Cultural Institute heralds a new era of artistic endeavour for University
The University has launched its Cultural Institute, strengthening its place in the UK’s cultural and creative economy.
A scene from A Midsummer Night's Dreaming Under the Southern Bough
It has three key roles:
- to increase pioneering research collaborations with external partners
- widen public engagement and participation in our artistic endeavours
- create more opportunities for and build the skills of our students.
The Institute launched today at an event attended by some of the leading lights of the regions cultural organisations, including Arts Council England Chair Sir Peter Bazalgette. Sir Peter talked about the important role played by universities in arts and culture, citing the example of Leeds groundbreaking training for arts sector fundraisers.
He said: I applaud the leadership that universities such as Leeds are taking in promoting their relationships with the creative and cultural sector to enrich the lives and life chances of everyone particularly young people.
During a creative extravaganza, invited guests enjoyed a wide selection of performances encompassing opera, drama, dance, poetry, music and film. Participants and speakers ranged from current students to members of Opera North, South Asian Arts UK, and Yorkshire Dance. Performances had a global perspective, including community filmmaking in a South African township and rediscovered Jewish music and theatre feared lost in the Holocaust.
Other speakers included:
- Richard Mantle, General Director of Opera North, and
- Sharon Watson, Artistic Director of Phoenix Dance Theatre and chair of Leeds bid to be European City of Culture in 2023.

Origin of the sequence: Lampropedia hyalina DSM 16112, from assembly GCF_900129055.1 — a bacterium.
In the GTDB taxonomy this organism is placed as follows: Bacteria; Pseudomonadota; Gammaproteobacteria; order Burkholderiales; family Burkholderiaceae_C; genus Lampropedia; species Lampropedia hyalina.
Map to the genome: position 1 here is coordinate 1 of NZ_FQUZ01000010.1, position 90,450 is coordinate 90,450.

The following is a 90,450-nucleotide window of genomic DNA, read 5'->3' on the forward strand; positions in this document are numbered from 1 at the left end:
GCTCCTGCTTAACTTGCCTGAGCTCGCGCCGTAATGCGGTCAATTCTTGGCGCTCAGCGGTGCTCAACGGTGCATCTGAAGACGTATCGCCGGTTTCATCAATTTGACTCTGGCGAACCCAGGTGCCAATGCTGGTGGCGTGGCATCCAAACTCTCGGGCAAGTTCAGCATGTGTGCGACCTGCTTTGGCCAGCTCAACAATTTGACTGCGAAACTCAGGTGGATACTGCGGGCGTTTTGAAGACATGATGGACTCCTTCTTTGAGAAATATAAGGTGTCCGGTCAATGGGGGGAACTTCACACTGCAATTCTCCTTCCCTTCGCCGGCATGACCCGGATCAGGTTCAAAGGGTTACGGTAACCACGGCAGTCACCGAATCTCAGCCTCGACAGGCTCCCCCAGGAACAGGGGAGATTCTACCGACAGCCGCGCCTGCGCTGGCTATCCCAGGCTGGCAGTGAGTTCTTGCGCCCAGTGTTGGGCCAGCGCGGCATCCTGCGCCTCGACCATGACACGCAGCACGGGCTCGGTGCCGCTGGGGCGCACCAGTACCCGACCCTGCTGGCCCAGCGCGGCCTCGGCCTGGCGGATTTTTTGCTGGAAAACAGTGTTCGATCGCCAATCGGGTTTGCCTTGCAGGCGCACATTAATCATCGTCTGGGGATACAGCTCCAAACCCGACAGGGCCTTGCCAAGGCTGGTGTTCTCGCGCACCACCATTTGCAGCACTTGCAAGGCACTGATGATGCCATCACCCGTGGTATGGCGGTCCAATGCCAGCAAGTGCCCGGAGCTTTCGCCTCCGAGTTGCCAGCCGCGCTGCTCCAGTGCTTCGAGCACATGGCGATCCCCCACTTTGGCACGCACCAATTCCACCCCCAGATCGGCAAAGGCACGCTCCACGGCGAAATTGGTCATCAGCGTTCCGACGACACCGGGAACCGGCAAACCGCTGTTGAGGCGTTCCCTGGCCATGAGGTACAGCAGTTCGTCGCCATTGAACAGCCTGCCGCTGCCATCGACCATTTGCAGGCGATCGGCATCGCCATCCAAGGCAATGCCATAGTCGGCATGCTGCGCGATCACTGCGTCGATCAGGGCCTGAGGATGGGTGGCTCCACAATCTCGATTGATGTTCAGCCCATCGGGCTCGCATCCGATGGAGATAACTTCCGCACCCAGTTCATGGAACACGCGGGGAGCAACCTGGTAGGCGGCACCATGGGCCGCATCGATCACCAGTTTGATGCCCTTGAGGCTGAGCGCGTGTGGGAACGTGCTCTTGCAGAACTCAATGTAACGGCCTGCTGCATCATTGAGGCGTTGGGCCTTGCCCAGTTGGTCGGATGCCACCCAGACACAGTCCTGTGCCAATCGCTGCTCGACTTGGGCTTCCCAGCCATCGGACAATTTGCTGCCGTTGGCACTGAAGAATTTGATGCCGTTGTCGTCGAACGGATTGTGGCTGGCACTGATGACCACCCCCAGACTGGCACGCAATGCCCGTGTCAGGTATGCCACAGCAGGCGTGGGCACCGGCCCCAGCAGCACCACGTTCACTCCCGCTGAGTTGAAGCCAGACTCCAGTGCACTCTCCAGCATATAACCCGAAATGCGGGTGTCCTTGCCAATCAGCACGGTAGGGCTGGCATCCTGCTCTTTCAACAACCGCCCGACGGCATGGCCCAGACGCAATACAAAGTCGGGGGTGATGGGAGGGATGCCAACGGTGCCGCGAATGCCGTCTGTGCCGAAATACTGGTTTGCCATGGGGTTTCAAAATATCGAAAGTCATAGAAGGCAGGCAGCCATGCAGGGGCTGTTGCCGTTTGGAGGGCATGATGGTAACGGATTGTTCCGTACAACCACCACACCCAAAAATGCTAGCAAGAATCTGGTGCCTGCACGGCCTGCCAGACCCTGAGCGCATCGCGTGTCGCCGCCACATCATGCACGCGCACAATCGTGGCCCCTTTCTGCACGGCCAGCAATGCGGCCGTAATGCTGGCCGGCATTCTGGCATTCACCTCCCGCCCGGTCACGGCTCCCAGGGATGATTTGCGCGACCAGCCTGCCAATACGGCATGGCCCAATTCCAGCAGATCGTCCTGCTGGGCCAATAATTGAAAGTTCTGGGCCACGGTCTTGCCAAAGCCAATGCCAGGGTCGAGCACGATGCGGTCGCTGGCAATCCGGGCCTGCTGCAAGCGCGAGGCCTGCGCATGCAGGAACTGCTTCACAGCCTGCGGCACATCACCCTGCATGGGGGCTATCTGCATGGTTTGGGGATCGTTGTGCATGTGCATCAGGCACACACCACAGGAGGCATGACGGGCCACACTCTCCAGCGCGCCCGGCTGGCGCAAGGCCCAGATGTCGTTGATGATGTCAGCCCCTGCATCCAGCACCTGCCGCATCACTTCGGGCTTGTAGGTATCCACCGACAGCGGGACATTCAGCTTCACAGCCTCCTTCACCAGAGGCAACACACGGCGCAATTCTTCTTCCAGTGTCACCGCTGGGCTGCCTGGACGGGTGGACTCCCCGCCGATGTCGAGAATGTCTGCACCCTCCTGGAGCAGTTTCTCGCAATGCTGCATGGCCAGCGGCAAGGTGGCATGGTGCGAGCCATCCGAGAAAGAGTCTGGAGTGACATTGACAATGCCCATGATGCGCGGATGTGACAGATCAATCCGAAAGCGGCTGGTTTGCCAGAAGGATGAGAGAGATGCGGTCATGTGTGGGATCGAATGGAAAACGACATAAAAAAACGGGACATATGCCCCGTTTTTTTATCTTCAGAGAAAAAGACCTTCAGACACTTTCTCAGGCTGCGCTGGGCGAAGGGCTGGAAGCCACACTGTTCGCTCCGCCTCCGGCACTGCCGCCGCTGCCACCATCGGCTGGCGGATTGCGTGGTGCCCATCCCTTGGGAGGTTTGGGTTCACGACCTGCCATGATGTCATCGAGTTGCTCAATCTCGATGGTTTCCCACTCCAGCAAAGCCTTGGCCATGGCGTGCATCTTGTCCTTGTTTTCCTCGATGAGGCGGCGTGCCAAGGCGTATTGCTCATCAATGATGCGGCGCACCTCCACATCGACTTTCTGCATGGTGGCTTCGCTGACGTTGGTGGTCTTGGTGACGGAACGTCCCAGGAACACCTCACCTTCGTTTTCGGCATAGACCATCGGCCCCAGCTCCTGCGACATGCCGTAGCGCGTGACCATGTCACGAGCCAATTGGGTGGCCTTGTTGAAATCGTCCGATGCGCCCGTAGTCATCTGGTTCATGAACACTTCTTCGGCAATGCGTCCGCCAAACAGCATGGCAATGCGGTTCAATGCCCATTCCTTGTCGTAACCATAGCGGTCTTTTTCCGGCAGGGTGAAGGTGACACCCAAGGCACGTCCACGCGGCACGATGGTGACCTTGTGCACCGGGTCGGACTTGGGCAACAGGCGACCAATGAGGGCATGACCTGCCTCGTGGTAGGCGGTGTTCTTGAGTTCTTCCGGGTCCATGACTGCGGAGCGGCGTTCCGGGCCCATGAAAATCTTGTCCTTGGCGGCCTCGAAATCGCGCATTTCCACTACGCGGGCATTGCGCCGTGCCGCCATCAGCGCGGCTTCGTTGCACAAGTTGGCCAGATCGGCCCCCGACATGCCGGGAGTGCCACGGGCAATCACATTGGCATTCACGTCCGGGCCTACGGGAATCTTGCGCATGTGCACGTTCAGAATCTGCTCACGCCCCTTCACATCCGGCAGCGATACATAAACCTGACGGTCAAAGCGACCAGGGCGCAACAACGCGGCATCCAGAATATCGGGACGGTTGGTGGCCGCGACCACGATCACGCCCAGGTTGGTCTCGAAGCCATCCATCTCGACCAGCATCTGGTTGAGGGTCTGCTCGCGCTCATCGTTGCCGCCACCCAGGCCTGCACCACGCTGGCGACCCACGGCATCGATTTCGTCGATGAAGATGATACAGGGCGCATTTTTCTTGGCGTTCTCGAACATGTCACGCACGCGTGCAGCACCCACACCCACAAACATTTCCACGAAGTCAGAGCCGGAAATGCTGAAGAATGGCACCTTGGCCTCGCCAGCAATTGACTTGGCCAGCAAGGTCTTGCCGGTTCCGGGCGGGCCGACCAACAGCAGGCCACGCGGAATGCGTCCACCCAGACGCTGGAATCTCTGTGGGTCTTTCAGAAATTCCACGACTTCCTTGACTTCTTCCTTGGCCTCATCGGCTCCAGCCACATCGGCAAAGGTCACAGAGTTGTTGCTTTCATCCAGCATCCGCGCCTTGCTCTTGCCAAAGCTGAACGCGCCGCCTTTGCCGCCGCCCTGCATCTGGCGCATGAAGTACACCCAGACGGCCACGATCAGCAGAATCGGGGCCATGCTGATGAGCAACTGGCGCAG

Highlighting the three main purposes of the Cultural Institute, Vice-Chancellor Sir Alan Langlands said: We are determined that, wherever possible, our research should deliver benefits to society and the economy and have a profound impact on and relevance to peoples lives, he said. The challenges we face have cultural dimensions and solutions we cant rely on science alone, every part of the University has to pull together to tackle issues of global concern.
Sir Alan cited the example of a new project to assist in the rehabilitation of stroke survivors by bringing together experts in performance with partners in medicine, robotics, engineering and computing.
Professor Frank Finlay, Dean of the Faculty of Arts, Humanities and Cultures, said: We are taking the lead in building resilient long-term relationships with our partners, with mutual benefits and a genuine exchange of knowledge.
The Cultural Institute provides a new single point of contact to help even more potential partners access the Universitys huge wealth of research talent.
The Vice-Chancellor also addressed the Universitys civic responsibility to widen cultural engagement and participation with the galleries, museums, archives, public art and artistic venues on campus.
Put simply, we want to engage with the wider community, including the one on our immediate doorstep, to increase knowledge and enrich peoples lives, he said.
The Cultural Institute will also have a key role in creating even more opportunities for our students, providing learning experiences in new environments, volunteering and placement opportunities and inspiration for their own research and creative projects.
Working with industry partners could also help shape future courses to ensure students continue to graduate with skills the sector needs.Posted in: Research and innovationStudent educationUniversity news